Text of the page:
1998 California Governor Pete Wilson vetoes AB 160, which would have required contraceptive coverage in insurance plans.
1999 Michelle Lee receives national attention after obtaining an abortion with help from ACCESS and other organizations. Even though she needed a heart transplant, the hospital had refused to perform an abortion, stating that her chance of dying from the pregnancy was ‘not greater than 50%.’

1999 An initiative to amend the state constitution to require parental consent for abortion fails to gather enough signatures to get on the ballot. ACCESS and the CARAL Pro-Choice Education Fund release a joint study entitled Holes in the Safety Net; The Lack of Abortion Access in California Hospitals.
2000  ACCESS joins the California Coalition for Reproductive Freedom and takes a lead role in organizing the Bay Area work of the Campaign for Access and Reproductive Equity, a national effort to unite reproductive rights and social justice groups.

2000 Medi-Cal begins to cover medical abortion and allow women to apply for Emergency Medi-Cal without proof of pregnancy.

2001 Several abortion providers stop accepting Medi-Cal for second-trimester abortions, citing low reimbursement rates and billing difficulties.

2002 Our Latina Outreach Program launches, including a dedicated Spanish hotline number and a series of bilingual/bicultural community workshops.

2003 ACCESS celebrates its 10th anniversary!
2008 ACCESS plays a leading role in defeating Proposition 4, the third parental notification ballot initiative in four years. Together with reproductive justice allies, we called on Californians to Protect the Health and Safety of our Daughters and Sisters through voter education, get out the vote activities and media outreach.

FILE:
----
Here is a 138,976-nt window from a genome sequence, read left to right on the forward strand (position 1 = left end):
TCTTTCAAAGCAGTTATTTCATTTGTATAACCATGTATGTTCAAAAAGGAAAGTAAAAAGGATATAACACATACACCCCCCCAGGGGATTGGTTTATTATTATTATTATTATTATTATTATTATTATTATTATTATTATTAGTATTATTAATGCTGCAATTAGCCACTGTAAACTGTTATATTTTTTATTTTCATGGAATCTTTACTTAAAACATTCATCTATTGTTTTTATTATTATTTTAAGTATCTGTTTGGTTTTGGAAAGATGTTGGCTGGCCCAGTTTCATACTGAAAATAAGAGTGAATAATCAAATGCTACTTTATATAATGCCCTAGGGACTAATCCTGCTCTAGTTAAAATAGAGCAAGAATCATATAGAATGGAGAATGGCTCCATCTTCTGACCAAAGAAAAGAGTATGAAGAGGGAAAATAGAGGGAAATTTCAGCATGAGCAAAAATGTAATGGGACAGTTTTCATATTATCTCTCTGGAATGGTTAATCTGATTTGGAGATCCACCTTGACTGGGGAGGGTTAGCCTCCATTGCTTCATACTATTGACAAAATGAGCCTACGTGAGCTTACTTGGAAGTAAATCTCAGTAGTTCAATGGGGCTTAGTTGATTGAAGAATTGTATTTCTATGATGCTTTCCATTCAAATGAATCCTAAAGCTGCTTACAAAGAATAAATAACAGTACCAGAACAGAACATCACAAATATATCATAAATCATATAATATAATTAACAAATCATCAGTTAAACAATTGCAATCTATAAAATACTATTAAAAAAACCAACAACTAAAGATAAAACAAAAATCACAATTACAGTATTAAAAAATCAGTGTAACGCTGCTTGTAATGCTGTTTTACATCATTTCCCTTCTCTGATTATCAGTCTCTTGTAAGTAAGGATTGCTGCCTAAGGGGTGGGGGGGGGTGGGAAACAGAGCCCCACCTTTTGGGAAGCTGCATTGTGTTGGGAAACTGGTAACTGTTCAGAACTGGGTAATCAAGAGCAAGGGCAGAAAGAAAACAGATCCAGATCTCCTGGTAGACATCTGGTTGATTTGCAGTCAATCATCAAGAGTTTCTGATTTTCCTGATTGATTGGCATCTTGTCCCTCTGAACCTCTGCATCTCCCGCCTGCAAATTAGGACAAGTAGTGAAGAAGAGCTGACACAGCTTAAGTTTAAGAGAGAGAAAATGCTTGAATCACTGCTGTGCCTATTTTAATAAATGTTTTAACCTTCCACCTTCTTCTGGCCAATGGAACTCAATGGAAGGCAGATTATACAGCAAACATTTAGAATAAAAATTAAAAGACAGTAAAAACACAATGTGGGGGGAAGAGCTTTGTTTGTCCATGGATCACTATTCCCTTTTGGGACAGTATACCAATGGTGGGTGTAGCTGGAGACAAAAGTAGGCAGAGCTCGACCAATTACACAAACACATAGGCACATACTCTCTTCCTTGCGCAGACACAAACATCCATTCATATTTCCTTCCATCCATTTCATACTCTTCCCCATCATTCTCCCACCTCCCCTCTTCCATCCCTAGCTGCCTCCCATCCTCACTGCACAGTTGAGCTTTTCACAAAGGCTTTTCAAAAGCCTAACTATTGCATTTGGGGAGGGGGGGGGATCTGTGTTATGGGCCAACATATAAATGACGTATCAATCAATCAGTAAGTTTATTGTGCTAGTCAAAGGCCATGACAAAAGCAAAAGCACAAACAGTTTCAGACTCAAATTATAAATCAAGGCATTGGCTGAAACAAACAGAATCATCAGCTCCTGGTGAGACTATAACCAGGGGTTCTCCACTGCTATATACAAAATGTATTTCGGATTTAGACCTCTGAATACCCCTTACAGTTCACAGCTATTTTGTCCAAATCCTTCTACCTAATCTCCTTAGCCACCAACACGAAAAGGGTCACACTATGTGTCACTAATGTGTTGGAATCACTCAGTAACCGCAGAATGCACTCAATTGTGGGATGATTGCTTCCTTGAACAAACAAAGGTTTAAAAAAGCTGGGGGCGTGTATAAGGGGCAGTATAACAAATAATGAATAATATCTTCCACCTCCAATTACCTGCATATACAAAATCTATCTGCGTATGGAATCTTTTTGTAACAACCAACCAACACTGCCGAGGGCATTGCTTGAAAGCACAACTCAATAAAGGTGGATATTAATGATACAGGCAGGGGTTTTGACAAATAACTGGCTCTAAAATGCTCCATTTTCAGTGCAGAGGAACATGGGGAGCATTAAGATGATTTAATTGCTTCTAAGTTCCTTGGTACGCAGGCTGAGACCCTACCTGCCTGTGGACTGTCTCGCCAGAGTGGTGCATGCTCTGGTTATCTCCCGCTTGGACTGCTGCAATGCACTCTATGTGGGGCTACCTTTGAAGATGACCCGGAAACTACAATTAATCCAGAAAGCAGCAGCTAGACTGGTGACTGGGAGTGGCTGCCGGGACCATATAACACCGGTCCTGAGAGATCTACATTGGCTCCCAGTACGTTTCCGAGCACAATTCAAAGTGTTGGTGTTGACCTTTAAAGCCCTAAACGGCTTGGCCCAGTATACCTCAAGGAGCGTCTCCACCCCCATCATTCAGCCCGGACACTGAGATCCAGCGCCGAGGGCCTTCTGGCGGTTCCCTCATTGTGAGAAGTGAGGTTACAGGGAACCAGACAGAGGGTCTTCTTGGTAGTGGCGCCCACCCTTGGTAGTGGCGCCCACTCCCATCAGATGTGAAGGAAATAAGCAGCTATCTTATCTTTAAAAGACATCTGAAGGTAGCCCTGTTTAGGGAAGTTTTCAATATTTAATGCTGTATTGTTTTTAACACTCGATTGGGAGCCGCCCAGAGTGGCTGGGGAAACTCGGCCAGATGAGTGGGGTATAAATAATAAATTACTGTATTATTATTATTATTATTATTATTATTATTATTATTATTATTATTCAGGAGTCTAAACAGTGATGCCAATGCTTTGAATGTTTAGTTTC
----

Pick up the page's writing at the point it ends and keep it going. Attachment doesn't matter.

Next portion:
2009 ACCESS releases Barriers to Entry: Ensuring Equitable and Timely Access to Medi-Cal for Pregnant Women and Reproductive Justice Advocacy from the Ground Up, outlining policy recommendations and priorities for the next three years. 

2010 ACCESS undergoes a Strategic Clarity process, and changes our name to ACCESS Women's Health Justice

2011 ACCESS launches its new website with new features for our callers, volunteers, allies, donors and the public in general. 

2013 ACCESS celebrates 20 years!  ACCESS plays a key role as a bill cosponsor in getting AB 154 The Early Access to Abortion Bill signed into law, enabling advance practice clinicians to provide abortion care.

2014 In collaboration with Black Women for Wellness and California Latinas for Reproductive Justice, ACCESS publishes the first ever California Legislative Record on Reproductive Justice for 2013 & 2014. 

2015 ACCESS publishes "Reproductive Justice in Action: More than Just Talk" with stories of the barriers ACCESS callers face in getting the care they need. The Volunteer Network for housing and transportation assistance grows to over 200 people around the state.

2016 ACCESS serves the 24,000-th caller! As a cosponsor of SB 23, ACCESS and allied organizations repeal California's Welfare Family Cap through the budget bill to improve support for people choosing to continue their pregnancies.  ACCESS helps launch a sister organization, Access Reproductive Care Southeast to serve callers in the Southeastern United States.